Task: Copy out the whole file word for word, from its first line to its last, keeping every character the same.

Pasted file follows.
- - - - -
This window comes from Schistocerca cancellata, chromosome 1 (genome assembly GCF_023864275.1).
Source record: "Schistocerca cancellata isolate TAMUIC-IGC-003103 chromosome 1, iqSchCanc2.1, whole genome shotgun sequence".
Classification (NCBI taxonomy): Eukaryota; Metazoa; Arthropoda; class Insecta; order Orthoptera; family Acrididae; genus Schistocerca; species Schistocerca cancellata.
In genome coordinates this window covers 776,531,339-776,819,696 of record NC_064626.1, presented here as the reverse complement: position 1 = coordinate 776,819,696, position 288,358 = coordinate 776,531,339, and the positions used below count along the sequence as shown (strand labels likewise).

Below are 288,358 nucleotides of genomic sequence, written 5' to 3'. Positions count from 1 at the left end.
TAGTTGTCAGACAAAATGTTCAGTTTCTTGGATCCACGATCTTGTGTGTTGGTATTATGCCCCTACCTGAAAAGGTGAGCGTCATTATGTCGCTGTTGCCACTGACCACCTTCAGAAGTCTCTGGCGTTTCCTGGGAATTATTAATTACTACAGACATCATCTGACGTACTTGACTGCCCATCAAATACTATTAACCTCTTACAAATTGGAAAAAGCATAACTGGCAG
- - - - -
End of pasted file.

This window comes from Schistocerca cancellata, chromosome 1 (genome assembly GCF_023864275.1).
Source record: "Schistocerca cancellata isolate TAMUIC-IGC-003103 chromosome 1, iqSchCanc2.1, whole genome shotgun sequence".
Classification (NCBI taxonomy): Eukaryota; Metazoa; Arthropoda; class Insecta; order Orthoptera; family Acrididae; genus Schistocerca; species Schistocerca cancellata.
In genome coordinates this window covers 776,531,339-776,819,696 of record NC_064626.1, presented here as the reverse complement: position 1 = coordinate 776,819,696, position 288,358 = coordinate 776,531,339, and the positions used below count along the sequence as shown (strand labels likewise).

Below are 288,358 nucleotides of genomic sequence, written 5' to 3'. Positions count from 1 at the left end.
TAGTTGTCAGACAAAATGTTCAGTTTCTTGGATCCACGATCTTGTGTGTTGGTATTATGCCCCTACCTGAAAAGGTGAGCGTCATTATGTCGCTGTTGCCACTGACCACCTTCAGAAGTCTCTGGCGTTTCCTGGGAATTATTAATTACTACAGACATCATCTGACGTACTTGACTGCCCATCAAATACTATTAACCTCTTACAAATTGGAAAAAGCATAACTGGCAG